COC members wanted to know when they will receive the 2013 report. Earlier in the meeting, Ross mentioned the county is investigating a possible violation of the Brown Act, the state’s open-meeting law. No one elaborated on the possible violation, but Ross said the 2013 report has been delayed because of the investigation.
Ross was asked when the ARC meets to provide its input for the report. Ross said ARC members do not meet face-to-face but email each other instead.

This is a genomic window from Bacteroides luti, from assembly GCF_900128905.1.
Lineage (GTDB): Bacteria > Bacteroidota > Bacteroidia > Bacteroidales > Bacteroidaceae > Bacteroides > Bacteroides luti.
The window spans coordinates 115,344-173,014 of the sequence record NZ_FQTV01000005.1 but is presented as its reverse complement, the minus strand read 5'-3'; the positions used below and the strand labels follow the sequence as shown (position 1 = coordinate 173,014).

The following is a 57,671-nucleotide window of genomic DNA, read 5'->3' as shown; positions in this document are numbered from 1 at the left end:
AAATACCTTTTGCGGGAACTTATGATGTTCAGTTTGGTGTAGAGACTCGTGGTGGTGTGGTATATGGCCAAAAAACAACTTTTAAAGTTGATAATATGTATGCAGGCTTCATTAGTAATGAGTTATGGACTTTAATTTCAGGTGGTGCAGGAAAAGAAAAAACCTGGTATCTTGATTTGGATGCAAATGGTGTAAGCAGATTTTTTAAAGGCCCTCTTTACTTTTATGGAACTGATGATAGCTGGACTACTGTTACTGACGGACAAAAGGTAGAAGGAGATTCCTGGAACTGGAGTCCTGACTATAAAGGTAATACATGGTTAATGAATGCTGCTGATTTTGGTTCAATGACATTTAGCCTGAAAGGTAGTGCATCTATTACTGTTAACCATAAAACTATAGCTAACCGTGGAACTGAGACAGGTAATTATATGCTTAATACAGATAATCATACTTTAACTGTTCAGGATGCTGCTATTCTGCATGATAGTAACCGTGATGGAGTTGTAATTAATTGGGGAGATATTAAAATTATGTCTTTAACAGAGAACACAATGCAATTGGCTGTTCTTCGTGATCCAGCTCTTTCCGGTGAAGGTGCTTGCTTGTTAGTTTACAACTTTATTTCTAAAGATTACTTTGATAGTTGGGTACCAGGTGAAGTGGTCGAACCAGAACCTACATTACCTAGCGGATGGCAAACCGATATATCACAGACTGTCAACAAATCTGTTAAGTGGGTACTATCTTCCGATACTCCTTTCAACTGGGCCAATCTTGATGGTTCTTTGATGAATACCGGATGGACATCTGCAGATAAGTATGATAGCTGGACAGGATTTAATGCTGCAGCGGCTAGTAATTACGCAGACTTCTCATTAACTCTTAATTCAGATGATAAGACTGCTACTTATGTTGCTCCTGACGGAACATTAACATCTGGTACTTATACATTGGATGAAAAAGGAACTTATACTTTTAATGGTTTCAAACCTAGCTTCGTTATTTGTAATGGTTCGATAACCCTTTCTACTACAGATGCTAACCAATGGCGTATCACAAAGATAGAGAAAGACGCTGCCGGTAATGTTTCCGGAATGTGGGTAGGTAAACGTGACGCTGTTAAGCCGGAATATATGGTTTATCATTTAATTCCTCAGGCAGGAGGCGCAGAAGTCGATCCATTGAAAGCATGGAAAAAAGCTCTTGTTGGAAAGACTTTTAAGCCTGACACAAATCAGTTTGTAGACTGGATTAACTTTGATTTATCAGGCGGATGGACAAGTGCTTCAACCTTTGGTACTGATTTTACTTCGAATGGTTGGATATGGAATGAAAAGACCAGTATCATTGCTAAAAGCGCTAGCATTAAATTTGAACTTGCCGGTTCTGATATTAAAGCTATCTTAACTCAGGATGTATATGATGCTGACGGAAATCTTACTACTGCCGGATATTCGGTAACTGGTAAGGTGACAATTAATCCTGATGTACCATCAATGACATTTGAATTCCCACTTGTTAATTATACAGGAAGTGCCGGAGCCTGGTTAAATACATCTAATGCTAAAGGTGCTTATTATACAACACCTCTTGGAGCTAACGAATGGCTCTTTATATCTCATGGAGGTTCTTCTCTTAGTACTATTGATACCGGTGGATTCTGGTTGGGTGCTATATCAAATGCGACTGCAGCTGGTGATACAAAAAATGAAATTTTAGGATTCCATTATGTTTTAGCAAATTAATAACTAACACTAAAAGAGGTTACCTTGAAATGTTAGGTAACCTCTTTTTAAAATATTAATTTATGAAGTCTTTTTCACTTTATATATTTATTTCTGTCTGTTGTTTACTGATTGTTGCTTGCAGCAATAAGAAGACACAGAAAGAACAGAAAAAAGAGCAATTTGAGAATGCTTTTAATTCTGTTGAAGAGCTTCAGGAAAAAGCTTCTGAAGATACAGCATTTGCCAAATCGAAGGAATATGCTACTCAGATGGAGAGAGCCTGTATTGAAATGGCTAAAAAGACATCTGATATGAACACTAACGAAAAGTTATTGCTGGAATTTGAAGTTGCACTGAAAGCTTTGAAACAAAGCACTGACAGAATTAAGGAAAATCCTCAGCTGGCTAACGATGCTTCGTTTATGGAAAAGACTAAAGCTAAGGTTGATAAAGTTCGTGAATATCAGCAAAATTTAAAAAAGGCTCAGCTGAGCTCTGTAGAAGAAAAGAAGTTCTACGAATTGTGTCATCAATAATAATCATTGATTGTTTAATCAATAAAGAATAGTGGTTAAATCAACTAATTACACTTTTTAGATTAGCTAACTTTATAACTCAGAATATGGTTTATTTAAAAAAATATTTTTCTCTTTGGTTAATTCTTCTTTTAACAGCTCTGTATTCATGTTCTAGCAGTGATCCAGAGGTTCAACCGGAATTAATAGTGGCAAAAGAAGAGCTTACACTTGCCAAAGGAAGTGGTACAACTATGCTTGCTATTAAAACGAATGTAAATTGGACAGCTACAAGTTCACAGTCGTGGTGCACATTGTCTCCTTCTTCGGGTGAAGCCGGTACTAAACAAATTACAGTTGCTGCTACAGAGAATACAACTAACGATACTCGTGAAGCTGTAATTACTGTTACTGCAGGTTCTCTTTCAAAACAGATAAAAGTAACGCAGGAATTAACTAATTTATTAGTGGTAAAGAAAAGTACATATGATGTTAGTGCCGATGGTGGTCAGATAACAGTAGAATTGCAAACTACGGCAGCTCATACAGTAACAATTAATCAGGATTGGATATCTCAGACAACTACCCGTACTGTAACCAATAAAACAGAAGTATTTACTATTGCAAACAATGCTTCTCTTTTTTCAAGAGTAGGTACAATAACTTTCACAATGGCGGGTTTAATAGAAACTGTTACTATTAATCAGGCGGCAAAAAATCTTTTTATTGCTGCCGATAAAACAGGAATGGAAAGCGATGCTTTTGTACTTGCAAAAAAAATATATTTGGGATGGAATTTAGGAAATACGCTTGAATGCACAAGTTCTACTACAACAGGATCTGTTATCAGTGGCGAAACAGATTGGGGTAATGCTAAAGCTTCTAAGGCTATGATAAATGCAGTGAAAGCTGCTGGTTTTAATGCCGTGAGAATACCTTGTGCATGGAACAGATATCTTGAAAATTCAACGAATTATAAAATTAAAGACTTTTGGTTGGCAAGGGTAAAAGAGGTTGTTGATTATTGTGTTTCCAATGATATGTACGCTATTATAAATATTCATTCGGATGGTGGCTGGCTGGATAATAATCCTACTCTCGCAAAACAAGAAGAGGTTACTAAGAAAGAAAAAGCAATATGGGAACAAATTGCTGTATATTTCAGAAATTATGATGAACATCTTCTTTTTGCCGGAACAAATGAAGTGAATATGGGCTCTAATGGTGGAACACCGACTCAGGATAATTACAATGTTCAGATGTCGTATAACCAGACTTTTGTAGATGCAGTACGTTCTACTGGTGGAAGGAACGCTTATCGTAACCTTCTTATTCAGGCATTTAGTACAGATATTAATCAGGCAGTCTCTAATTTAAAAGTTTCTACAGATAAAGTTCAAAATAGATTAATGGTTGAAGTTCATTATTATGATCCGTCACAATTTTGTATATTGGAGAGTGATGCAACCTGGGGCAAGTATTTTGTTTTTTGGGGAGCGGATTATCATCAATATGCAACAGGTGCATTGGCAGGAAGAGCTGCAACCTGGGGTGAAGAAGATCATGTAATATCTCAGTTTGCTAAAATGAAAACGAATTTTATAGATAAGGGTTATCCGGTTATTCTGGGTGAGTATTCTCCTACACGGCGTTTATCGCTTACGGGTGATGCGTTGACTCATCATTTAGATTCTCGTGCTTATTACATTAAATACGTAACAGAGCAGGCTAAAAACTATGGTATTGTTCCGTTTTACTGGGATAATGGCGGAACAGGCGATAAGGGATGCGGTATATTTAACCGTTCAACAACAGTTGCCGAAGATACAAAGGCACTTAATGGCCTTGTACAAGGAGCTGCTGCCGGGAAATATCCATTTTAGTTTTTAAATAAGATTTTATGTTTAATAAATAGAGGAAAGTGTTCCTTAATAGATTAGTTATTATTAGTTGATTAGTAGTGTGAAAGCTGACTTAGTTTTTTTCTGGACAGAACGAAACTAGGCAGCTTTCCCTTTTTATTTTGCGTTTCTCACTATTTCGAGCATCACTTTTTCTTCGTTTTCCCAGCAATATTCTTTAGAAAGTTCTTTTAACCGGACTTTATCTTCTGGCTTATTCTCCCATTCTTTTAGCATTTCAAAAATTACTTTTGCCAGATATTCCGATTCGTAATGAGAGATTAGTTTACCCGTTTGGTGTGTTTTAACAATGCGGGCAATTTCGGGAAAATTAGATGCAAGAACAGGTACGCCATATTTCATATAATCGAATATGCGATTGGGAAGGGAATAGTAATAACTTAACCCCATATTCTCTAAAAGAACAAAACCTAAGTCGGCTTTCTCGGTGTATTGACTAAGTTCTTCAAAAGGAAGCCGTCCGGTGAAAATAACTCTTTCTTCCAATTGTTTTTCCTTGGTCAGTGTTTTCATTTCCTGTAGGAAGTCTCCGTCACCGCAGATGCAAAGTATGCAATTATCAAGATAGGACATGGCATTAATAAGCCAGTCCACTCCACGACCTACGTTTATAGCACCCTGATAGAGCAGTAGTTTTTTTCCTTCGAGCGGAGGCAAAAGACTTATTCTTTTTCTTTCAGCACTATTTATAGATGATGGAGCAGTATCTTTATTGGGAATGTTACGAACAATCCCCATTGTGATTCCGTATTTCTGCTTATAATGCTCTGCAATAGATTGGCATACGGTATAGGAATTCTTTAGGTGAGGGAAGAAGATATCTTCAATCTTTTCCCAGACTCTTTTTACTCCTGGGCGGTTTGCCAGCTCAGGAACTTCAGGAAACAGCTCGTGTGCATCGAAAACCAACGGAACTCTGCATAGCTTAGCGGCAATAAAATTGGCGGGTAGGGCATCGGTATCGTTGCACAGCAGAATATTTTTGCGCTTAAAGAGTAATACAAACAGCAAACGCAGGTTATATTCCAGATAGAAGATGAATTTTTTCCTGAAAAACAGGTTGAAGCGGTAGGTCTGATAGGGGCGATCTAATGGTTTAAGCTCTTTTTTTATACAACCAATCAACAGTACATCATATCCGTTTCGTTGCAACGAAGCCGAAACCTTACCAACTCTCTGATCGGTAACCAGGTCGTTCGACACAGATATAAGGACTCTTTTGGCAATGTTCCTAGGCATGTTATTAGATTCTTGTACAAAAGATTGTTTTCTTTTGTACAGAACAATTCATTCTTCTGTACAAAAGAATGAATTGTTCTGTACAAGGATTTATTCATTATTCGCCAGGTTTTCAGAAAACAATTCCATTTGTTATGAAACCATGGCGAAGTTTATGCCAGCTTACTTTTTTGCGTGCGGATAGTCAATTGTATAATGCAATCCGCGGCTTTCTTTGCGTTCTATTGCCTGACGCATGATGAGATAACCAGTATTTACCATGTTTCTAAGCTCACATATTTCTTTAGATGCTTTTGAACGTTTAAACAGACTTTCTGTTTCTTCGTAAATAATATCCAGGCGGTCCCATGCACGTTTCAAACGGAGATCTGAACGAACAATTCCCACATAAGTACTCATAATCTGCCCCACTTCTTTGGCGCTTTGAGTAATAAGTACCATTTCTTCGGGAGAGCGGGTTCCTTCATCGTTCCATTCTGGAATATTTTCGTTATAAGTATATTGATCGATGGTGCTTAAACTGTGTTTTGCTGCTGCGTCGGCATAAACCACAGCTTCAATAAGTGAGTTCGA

LOCAL ENFORCEMENT AGENCY
Reyes said the LEA works with the state’s water and air boards to enforce laws governing landfills. He said unannounced inspections are held at El Sobrante at least once a month. “We get very few complaints about El Sobrante and it is one of the better landfills,” Reyes said.
When asked about specific complaints, he said they are usually about the trash trucks littering the I-15. “We call El Sobrante and they respond immediately.”
In her closing comments Kinne said, “We must realize this landfill isn’t for 15, 20 or 30 years. It will exist forever.”
The COC will next meet in October to begin review of the 2013 report.